* Here is the leaderboard following Tuesday’s first round of stroke play at the 99th Michigan Amateur Championship played on the par-71 Oakhurst Golf & Country Club:

Matthew Thompson, Battle Creek 37-33-70

Tom Werkmeister, Kentwood 34-36-70

Nick Carbary, Kalamazoo 37-34-71

Tim Katanski, Ypsilanti 36-35-71

Greg Reynolds, Grand Blanc 37-35-72

Jeff Champine, Rochester Hills 35-37-72

Martin Jeppesen, Ypsilanti 37-36-73

Eric Lilleboe, Okemos 36-37-73

Erik Schleicher, Grosse Pte Shores 38-35-73

Eric Spencer, Bloomfield Hills 37-36-73

Kevin Klemet, White Lake 37-36-73

Steven Fedewa, Howell 36-37-73

Jonathan Pauli, DeWitt 36-37-73

Anthony Sorentino, Shelby Twp, 35-38-73

Monday, June 21, 2010

99th Michigan Amateur set to tee off at Oakhurst in Clarkston



Golfers teeing it up in this week's Michigan Amateur will have their hands full with the treacherous greens of the Oakhurst Golf & Country Club in Clarkston.

The 99th Michigan Amateur, run by the Golf Association of Michigan, tees off with stroke play on Tuesday and Wednesday, followed by 64 players who then advance to match play starting Thursday until a champion is crowned Sunday.



Tom Werkmeister, 42, of Kentwood, returns to defend his title.

"It's been a privilege being champion," he said at media day Monday. "I've lived on a cloud the past 12 months. It's something that you can never take away from me."

Werkmeister beat the University of Michigan's Matt Thompson in last year's final, but even he concedes Thompson will be tough to beat this year. Thompson, a sophomore, was all-Big Ten after setting a Wolverine scoring record average of 72 for 18 holes during the season.

"I can't see him staying an amateur much longer," Werkmeister said.

Thompson hopes to seal the deal this summer.

“I was able to compete to (nearly) win some tournaments (within the last year),” Thompson told mlive.com. “I put myself in position and was close to the lead going into the last rounds. Hopefully I can get in position and figure out how to close some of those tournaments out.”

Oakhurst should be a great match-play venue, according to all involved. There are several potential drivable par-4s, notably the 303-yard 16th hole. Dean Horn, the president of Oakhurst, said the course, which opened in 1998, has never been in better shape. The beautiful 40,000-square-foot clubhouse will provide many a comfortable home base for all involved.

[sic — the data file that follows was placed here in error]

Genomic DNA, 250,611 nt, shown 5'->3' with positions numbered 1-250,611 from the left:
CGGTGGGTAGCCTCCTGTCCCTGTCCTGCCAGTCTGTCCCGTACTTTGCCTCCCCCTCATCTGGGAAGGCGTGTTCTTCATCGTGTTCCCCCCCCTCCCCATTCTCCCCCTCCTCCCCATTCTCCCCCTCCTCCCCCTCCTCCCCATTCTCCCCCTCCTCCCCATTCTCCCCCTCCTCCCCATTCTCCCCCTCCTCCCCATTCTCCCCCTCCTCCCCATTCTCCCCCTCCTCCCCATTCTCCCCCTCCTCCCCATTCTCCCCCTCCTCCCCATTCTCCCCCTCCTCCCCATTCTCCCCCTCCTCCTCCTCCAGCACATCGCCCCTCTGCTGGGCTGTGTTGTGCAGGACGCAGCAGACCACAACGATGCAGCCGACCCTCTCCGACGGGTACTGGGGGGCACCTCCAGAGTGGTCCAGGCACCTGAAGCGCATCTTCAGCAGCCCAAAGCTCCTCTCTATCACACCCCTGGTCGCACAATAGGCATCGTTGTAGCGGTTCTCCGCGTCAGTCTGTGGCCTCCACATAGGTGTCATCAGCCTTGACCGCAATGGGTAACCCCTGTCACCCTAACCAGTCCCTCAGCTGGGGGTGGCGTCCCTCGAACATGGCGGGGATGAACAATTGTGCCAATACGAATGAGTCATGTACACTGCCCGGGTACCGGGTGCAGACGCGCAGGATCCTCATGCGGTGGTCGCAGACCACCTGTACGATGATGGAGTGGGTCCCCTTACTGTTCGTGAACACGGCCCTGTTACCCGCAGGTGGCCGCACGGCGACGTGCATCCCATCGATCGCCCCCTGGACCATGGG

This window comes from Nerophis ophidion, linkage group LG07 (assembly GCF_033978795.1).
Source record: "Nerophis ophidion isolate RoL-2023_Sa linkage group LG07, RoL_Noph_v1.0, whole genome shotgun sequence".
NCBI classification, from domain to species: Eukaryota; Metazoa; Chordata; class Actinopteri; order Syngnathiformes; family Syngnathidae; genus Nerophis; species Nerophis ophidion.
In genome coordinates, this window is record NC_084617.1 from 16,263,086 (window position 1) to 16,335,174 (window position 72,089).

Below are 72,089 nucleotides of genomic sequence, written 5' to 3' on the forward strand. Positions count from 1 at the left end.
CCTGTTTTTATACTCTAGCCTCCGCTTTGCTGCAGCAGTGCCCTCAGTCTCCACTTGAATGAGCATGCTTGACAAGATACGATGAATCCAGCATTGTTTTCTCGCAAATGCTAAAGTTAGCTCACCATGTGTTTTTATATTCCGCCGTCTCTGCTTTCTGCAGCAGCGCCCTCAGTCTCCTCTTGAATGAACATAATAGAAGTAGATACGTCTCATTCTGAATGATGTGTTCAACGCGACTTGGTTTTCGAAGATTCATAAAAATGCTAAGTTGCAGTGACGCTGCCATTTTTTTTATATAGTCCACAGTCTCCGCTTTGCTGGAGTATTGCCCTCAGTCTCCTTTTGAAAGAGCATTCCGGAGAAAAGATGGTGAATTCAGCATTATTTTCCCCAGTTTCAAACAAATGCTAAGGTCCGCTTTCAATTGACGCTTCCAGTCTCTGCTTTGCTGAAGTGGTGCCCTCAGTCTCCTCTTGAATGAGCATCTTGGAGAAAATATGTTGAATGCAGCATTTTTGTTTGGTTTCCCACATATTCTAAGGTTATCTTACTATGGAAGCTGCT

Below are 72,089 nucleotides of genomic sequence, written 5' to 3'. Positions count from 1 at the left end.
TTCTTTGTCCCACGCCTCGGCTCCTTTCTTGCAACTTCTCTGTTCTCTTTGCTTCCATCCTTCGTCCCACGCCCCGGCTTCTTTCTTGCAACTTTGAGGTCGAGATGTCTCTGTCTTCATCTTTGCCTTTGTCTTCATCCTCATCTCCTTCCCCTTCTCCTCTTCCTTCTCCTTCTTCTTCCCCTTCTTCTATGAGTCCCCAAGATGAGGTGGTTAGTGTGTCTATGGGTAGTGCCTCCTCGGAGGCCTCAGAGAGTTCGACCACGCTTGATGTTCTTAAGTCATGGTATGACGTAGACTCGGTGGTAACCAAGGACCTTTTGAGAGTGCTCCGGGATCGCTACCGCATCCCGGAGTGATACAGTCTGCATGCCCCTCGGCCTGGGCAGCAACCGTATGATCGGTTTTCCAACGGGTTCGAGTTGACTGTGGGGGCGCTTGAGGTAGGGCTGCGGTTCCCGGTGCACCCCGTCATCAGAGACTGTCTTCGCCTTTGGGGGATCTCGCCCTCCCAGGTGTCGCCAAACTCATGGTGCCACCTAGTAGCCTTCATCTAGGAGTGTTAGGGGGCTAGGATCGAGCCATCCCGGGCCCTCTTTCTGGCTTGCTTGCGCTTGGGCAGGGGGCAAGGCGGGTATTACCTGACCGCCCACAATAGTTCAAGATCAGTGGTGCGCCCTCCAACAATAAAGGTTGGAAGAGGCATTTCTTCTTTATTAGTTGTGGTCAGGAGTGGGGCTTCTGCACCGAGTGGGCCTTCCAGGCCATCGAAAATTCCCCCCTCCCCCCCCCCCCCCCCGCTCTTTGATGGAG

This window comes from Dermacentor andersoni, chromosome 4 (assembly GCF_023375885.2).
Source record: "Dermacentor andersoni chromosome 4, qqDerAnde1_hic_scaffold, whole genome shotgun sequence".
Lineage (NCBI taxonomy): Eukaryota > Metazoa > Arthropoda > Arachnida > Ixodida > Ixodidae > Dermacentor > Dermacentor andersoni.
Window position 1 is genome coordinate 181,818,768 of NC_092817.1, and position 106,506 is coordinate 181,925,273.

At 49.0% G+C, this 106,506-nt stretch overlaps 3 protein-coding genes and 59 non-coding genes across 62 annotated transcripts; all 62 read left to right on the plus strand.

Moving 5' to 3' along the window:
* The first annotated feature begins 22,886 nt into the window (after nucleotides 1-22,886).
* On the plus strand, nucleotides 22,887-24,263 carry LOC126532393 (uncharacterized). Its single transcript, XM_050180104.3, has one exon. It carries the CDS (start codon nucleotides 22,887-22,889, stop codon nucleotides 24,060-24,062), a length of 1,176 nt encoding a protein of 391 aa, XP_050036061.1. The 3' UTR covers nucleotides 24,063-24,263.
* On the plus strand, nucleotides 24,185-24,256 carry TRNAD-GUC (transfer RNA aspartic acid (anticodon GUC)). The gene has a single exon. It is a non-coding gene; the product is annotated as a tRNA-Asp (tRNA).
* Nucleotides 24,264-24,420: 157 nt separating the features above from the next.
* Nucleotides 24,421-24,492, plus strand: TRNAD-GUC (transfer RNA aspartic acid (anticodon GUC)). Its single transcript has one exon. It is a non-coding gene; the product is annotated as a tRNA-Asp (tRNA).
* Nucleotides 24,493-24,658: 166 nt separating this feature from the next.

Michigan golf legend Dan Pohl, who won twice on the PGA Tour, said the Arthur Hills course has the toughest set of greens he's ever had to read.

"The eyes show you one thing and the ball will go the opposite," agrees Bruce Baringer, a four-time club champion who will have the home-course advantage this week.

Ken Hartmann, the senior director of rules and competitions for the GAM, said the par 3s will make or break the players.

"No. 8 (200 yards), No. 12 (189 yards) and No. 14 (175 yards) are pretty nasty," he said.



Oakhurst plans to use the tournament to showcase its course and facilities. The club has added 35 new members this year, despite the economic challenges of the golf scene in metro Detroit. The club, built inside a 400-home community, boasts 300 members, a large pool, tennis courts and a market next to the clubhouse.

"There is a heartbeat here," Horn said. " ... We like to think the best years are ahead of us."

Saturday, June 19, 2010

Big-hitting Brehm wins second straight Michigan Open

Orchard Lake, Mich. — Ryan Brehm of Mt. Pleasant erased a two-shot deficit to capture his second consecutive Michigan Open championship. The 24-year old Hooters Tour player shot a final round 67 for a tournament total of 268 at the Orchard Lake Country Club. Gary Smithson of Grand Rapids had the low round of the day with a 65 that moved him into a tie for second with Eric Wohlfield of Brighton at 270. Andy Matthew of Ada, who had led the entire tournament slipped to fourth-place 273 with a final round 74.

“I enjoyed coming from behind,” Brehm said. “It brought out the best in me.
“This feels really good. It’s just nice to win and beat a good field.”

Brehm’s win last year was different in that he got out to an early lead in the first round and finished the tournament at 20-under par which was 8-shots better than second place.

Smithson charged through the field shooting 4-under par on the front nine. The 42-year old head professional at Thousand Oaks Golf Club bogeyed the last hole however, which gave Brehm the 2-stroke cushion playing two groups behind. “I feel sick to my stomach” he said after the tournament. “I’m pretty disappointed with my finish.”

The other runner up, Wohlfield felt entirely different. He was ecstatic about his finish and hopes the $4,250 he earned today will help get him to the tour-qualifying event in November. “It was my worst round of the week but I’m happy with it. It was fun to play with Andy and we were hitting 60-yards behind Brehm all day with our second shots.”

Brehm earns $10,000 for his win out of the $70,000 purse. The Michigan Open will change venues next year moving to The Orchards in Washington Township.

Saturday, June 12, 2010

TPC of Michigan still one of the state's best


The Tournament Players Club of Michigan has unfortunately fallen off the radar a bit after losing its signature Ford Senior Players Championship in 2006.

But as I found out recently, the host of 16 Champions Tour majors is just as dramatic and thrilling to play these days as it was during its heyday. The private course was purchased by The Heritage Golf Group of San Diego in 2007, joining four other TPCs under the Heritage umbrella – TPC Eagle Ridge, TPC Prestancia, TPC Tampa Bay and TPC Piper Glen. All five are excellent facilities that continue to earn status as Certified Audubon Cooperative Sanctuaries.